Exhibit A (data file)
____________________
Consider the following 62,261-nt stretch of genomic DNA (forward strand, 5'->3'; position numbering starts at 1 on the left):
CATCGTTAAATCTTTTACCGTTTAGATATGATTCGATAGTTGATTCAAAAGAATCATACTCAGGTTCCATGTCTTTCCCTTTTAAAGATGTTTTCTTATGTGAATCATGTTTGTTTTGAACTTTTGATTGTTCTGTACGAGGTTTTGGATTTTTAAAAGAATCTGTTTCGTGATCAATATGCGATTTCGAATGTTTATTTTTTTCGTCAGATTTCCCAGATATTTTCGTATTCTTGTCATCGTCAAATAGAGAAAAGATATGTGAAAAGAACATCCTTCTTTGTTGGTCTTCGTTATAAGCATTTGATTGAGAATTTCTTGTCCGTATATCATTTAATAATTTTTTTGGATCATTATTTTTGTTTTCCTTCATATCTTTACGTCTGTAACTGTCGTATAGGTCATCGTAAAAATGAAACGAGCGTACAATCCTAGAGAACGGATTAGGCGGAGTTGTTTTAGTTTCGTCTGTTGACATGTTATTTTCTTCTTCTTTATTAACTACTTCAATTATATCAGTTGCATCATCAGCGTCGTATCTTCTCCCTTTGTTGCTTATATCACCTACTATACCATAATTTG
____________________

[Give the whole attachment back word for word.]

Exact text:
Consider the following 62,261-nt stretch of genomic DNA (forward strand, 5'->3'; position numbering starts at 1 on the left):
CATCGTTAAATCTTTTACCGTTTAGATATGATTCGATAGTTGATTCAAAAGAATCATACTCAGGTTCCATGTCTTTCCCTTTTAAAGATGTTTTCTTATGTGAATCATGTTTGTTTTGAACTTTTGATTGTTCTGTACGAGGTTTTGGATTTTTAAAAGAATCTGTTTCGTGATCAATATGCGATTTCGAATGTTTATTTTTTTCGTCAGATTTCCCAGATATTTTCGTATTCTTGTCATCGTCAAATAGAGAAAAGATATGTGAAAAGAACATCCTTCTTTGTTGGTCTTCGTTATAAGCATTTGATTGAGAATTTCTTGTCCGTATATCATTTAATAATTTTTTTGGATCATTATTTTTGTTTTCCTTCATATCTTTACGTCTGTAACTGTCGTATAGGTCATCGTAAAAATGAAACGAGCGTACAATCCTAGAGAACGGATTAGGCGGAGTTGTTTTAGTTTCGTCTGTTGACATGTTATTTTCTTCTTCTTTATTAACTACTTCAATTATATCAGTTGCATCATCAGCGTCGTATCTTCTCCCTTTGTTGCTTATATCACCTACTATACCATAATTTG